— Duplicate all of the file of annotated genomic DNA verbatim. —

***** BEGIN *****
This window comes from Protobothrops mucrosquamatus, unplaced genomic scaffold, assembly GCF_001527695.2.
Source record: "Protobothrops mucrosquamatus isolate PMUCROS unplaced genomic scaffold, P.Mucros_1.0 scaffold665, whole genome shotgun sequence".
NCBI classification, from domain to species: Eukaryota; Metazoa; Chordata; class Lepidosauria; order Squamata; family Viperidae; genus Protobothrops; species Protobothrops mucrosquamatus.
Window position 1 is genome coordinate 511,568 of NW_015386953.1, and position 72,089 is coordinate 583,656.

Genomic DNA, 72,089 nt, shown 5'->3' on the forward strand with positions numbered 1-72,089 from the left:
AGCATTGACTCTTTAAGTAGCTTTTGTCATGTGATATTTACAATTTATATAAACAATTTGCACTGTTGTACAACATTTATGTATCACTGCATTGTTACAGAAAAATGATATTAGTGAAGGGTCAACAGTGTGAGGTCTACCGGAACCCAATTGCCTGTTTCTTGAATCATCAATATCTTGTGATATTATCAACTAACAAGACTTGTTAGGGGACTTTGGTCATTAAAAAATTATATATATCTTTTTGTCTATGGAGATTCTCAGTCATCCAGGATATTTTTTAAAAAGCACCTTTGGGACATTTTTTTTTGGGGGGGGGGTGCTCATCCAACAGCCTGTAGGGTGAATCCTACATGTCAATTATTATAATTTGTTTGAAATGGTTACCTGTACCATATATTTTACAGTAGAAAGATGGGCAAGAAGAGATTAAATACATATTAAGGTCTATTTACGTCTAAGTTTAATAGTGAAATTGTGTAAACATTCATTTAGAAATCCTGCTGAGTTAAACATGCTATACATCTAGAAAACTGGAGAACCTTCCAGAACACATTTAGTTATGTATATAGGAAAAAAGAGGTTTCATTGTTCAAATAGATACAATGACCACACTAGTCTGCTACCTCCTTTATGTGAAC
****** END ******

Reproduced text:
This window comes from Protobothrops mucrosquamatus, unplaced genomic scaffold, assembly GCF_001527695.2.
Source record: "Protobothrops mucrosquamatus isolate PMUCROS unplaced genomic scaffold, P.Mucros_1.0 scaffold665, whole genome shotgun sequence".
NCBI classification, from domain to species: Eukaryota; Metazoa; Chordata; class Lepidosauria; order Squamata; family Viperidae; genus Protobothrops; species Protobothrops mucrosquamatus.
Window position 1 is genome coordinate 511,568 of NW_015386953.1, and position 72,089 is coordinate 583,656.

Genomic DNA, 72,089 nt, shown 5'->3' on the forward strand with positions numbered 1-72,089 from the left:
AGCATTGACTCTTTAAGTAGCTTTTGTCATGTGATATTTACAATTTATATAAACAATTTGCACTGTTGTACAACATTTATGTATCACTGCATTGTTACAGAAAAATGATATTAGTGAAGGGTCAACAGTGTGAGGTCTACCGGAACCCAATTGCCTGTTTCTTGAATCATCAATATCTTGTGATATTATCAACTAACAAGACTTGTTAGGGGACTTTGGTCATTAAAAAATTATATATATCTTTTTGTCTATGGAGATTCTCAGTCATCCAGGATATTTTTTAAAAAGCACCTTTGGGACATTTTTTTTTGGGGGGGGGGTGCTCATCCAACAGCCTGTAGGGTGAATCCTACATGTCAATTATTATAATTTGTTTGAAATGGTTACCTGTACCATATATTTTACAGTAGAAAGATGGGCAAGAAGAGATTAAATACATATTAAGGTCTATTTACGTCTAAGTTTAATAGTGAAATTGTGTAAACATTCATTTAGAAATCCTGCTGAGTTAAACATGCTATACATCTAGAAAACTGGAGAACCTTCCAGAACACATTTAGTTATGTATATAGGAAAAAAGAGGTTTCATTGTTCAAATAGATACAATGACCACACTAGTCTGCTACCTCCTTTATGTGAAC